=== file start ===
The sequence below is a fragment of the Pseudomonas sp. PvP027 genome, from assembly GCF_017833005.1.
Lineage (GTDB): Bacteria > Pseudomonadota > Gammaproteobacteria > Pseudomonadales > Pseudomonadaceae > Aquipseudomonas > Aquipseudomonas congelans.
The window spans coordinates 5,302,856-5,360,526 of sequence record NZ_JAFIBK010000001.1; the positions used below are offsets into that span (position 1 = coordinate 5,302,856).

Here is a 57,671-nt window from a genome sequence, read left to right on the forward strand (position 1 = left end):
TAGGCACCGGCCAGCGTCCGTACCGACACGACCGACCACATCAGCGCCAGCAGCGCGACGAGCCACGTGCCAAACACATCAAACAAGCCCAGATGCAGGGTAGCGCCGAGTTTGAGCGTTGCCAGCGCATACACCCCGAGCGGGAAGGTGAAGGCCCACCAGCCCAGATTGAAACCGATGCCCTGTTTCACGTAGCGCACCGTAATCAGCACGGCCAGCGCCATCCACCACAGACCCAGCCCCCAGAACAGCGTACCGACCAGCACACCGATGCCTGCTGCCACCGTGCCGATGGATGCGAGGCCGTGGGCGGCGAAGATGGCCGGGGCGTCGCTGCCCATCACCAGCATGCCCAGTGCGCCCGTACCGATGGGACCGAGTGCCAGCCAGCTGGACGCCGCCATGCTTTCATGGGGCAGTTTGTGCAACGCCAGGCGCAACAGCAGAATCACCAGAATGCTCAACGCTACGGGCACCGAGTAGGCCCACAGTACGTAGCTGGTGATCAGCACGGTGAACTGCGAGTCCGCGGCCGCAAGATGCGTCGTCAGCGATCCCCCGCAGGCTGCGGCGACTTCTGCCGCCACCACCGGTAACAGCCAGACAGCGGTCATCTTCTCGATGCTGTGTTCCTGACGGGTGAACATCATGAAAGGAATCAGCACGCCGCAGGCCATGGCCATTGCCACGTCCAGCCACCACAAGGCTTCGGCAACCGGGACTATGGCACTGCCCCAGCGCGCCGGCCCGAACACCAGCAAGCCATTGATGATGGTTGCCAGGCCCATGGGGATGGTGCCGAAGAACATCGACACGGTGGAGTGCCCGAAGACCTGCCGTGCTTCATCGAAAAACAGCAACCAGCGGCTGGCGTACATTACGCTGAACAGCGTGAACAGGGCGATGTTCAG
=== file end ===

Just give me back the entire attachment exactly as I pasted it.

The sequence below is a fragment of the Pseudomonas sp. PvP027 genome, from assembly GCF_017833005.1.
Lineage (GTDB): Bacteria > Pseudomonadota > Gammaproteobacteria > Pseudomonadales > Pseudomonadaceae > Aquipseudomonas > Aquipseudomonas congelans.
The window spans coordinates 5,302,856-5,360,526 of sequence record NZ_JAFIBK010000001.1; the positions used below are offsets into that span (position 1 = coordinate 5,302,856).

Here is a 57,671-nt window from a genome sequence, read left to right on the forward strand (position 1 = left end):
TAGGCACCGGCCAGCGTCCGTACCGACACGACCGACCACATCAGCGCCAGCAGCGCGACGAGCCACGTGCCAAACACATCAAACAAGCCCAGATGCAGGGTAGCGCCGAGTTTGAGCGTTGCCAGCGCATACACCCCGAGCGGGAAGGTGAAGGCCCACCAGCCCAGATTGAAACCGATGCCCTGTTTCACGTAGCGCACCGTAATCAGCACGGCCAGCGCCATCCACCACAGACCCAGCCCCCAGAACAGCGTACCGACCAGCACACCGATGCCTGCTGCCACCGTGCCGATGGATGCGAGGCCGTGGGCGGCGAAGATGGCCGGGGCGTCGCTGCCCATCACCAGCATGCCCAGTGCGCCCGTACCGATGGGACCGAGTGCCAGCCAGCTGGACGCCGCCATGCTTTCATGGGGCAGTTTGTGCAACGCCAGGCGCAACAGCAGAATCACCAGAATGCTCAACGCTACGGGCACCGAGTAGGCCCACAGTACGTAGCTGGTGATCAGCACGGTGAACTGCGAGTCCGCGGCCGCAAGATGCGTCGTCAGCGATCCCCCGCAGGCTGCGGCGACTTCTGCCGCCACCACCGGTAACAGCCAGACAGCGGTCATCTTCTCGATGCTGTGTTCCTGACGGGTGAACATCATGAAAGGAATCAGCACGCCGCAGGCCATGGCCATTGCCACGTCCAGCCACCACAAGGCTTCGGCAACCGGGACTATGGCACTGCCCCAGCGCGCCGGCCCGAACACCAGCAAGCCATTGATGATGGTTGCCAGGCCCATGGGGATGGTGCCGAAGAACATCGACACGGTGGAGTGCCCGAAGACCTGCCGTGCTTCATCGAAAAACAGCAACCAGCGGCTGGCGTACATTACGCTGAACAGCGTGAACAGGGCGATGTTCAG